How to end the threat of sequence prediction attacks

Having your website users’ financial information intercepted outranks the vast majority of eavesdropping consequences, at school or in the workplace, for example.

And yet, are website owners taking the necessary precautions to protect against man in the middle/IP spoofing attacks like sequence prediction attacks on their websites? No. No they aren’t.

Two-headed monster

According to the internet security and CDN provider Imperva Incapsula’s IP spoofing definition, IP spoofing is the process of disguising the origin IP of internet traffic.

This is accomplished by changing the source IP address header, which is one of the headers that contains the information necessary for routing and transmission continuity.

IP spoofing has legitimate purposes, such as skirting censorship laws in authoritarian regimes, but it is often used in cyber attacks, typically in order to disguise the location of a botnet in order to pull off a DDoS attack, or to impersonate a different user or device on the internet, such as in a sequence prediction attack.

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A sequence prediction attack is a two-headed monster in that it’s an IP spoofing attack as well as a man in the middle attack – a man in the middle attack being one where the attacker positions him or herself between a user and a website in order to eavesdrop on the communications being exchanged.

Sequence numbers explained

When a person visits a website his or her browser connects to the site’s server using the transmission control protocol or TCP handshake.

In this handshake, the browser sends a connection request to the server, the server responds with an acknowledgement, and the browser acknowledges the acknowledgment by sending an acknowledgment of its own. Boom, session activated.

TCP stipulates that each byte of data exchanged between a browser and a server have a sequence number, which is used to identify the order of the bytes so the data can be reconstructed in the proper order.

The sequence number of the first byte is determined during the initial handshake when the browser first sends the connection request to the server.

The server responds with an acknowledgment number, which is the initial sequence number +1. The sequence/acknowledgment numbers continue like so throughout the session.

Predicting trouble

The sequence prediction attack issues begin when an attacker is able to position him or herself between the communications between the browser and the server, monitoring the data being exchanged.

By spoofing the IP of either the browser or the server and then predicting the next sequence number in the exchange, a man in the middle attacker can take the place of the browser or server and insert him or herself into the trusted connection.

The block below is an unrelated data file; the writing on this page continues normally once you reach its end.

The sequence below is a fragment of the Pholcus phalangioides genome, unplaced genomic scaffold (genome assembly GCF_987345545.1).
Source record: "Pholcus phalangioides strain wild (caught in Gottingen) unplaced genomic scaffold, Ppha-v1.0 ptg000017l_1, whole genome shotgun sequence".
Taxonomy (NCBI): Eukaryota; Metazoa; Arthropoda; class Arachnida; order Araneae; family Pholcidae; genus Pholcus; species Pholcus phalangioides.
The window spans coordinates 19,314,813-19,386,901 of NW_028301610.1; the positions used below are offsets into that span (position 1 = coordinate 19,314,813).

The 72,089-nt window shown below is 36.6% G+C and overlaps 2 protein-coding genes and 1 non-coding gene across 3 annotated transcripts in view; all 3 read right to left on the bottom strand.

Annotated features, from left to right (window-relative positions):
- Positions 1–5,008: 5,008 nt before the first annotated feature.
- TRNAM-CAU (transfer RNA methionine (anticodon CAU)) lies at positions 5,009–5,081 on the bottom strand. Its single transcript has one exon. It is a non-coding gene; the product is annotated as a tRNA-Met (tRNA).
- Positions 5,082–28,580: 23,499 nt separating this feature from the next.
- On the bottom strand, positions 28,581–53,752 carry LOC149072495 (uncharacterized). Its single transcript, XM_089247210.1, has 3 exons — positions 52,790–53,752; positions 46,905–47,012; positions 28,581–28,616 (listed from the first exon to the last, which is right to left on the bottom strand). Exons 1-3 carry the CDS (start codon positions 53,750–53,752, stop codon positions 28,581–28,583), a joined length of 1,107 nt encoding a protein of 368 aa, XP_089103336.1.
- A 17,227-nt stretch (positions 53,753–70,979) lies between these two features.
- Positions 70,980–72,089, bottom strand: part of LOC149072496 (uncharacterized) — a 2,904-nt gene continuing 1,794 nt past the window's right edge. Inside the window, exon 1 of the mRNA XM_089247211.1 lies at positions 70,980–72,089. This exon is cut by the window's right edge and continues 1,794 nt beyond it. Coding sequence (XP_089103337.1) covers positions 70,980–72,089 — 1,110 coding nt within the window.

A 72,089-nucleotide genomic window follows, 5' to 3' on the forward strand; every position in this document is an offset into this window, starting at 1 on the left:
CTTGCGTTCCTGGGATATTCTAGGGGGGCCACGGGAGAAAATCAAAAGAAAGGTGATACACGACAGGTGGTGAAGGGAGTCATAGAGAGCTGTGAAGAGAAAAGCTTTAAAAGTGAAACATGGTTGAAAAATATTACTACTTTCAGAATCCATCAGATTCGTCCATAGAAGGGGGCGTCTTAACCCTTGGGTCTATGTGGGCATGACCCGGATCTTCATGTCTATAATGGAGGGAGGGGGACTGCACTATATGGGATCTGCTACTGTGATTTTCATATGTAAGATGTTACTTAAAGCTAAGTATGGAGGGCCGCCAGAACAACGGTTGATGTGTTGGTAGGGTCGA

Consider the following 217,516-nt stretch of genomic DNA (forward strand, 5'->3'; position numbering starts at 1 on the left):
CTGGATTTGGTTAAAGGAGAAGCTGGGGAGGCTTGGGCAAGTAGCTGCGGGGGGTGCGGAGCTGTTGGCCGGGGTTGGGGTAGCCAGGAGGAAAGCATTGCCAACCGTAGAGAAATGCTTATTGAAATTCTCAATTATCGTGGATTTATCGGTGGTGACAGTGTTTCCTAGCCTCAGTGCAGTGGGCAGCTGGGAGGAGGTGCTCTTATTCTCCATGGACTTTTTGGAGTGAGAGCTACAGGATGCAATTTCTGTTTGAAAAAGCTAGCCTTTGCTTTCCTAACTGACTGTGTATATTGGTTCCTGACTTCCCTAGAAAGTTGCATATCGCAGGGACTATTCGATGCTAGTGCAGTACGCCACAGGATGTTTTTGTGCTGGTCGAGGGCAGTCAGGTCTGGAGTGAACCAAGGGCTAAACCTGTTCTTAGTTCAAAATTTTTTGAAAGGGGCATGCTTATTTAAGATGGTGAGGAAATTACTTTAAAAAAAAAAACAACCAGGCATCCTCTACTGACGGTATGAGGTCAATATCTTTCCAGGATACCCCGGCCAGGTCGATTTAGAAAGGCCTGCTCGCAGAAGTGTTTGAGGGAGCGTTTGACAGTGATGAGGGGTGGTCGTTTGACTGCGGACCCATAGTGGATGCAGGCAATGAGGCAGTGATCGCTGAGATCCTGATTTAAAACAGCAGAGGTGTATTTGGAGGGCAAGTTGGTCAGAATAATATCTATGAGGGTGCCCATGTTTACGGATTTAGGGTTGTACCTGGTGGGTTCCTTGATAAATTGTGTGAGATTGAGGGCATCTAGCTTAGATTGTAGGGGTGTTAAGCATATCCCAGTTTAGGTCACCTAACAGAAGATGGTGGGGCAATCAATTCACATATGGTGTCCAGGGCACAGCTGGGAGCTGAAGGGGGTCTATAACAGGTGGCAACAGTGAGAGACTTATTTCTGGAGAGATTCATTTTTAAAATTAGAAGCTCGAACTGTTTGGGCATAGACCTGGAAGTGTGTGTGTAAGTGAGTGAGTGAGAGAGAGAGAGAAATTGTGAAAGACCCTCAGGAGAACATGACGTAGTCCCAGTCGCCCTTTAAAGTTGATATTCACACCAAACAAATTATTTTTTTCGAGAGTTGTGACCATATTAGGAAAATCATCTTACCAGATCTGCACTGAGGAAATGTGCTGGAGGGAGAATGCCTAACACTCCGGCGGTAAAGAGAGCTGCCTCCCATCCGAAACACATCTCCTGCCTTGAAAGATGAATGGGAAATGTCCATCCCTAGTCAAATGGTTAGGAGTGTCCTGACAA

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Once the attacker takes the place of the browser or the server, he or she has a grab bag of malicious tricks to choose from. The attacker can terminate the connection, access information (including potentially sensitive data), or even run malicious commands or scripts.

Rendering the man in the middle ineffective

So what can a website owner do to prevent these sequence prediction attacks? It’s actually a pretty simple solution: encryption.

By using secure sockets layer (SSL) protocol, a website encrypts all communications going back and forth between its server and users’ browsers, so all a man in the middle attacker would gain from its eavesdropping is cryptographic code that can’t be cracked. No sequence numbers.

SSL is an absolute necessity for website owners concerned about these attacks, as well as website owners who run websites that deal with any kind of sensitive or confidential information including login names, passwords, email addresses, home addresses and financial information.

The drawback to additional security

There is an inherent drawback to SSL, which is that it slows down page load times.

However, this lag can be negated by the use of a content delivery network (CDN), which is a global network of servers that work to serve up website content as quickly as possible by reducing the physical distance between users and servers and caching all cacheable content.

CDNs also reduce bandwidth bills, provide network optimisation and load balancing, manages multimedia content, and compresses CSS, JavaScript, HTML and image files for faster loading.

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Advanced CDNs will also provide protection against DDoS attacks.

When considering the next investment you’re going to make for the good of your website (and your users), think back to all of those times you had the name of your crush spread around school or your secret weekend plans blabbed to your parents and banish eavesdroppers for good with SSL encryption.

And then banish site lag with a CDN.

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Nick Ismail

Nick Ismail is the editor for Information Age. He has a particular interest in smart technologies, AI and cyber security.

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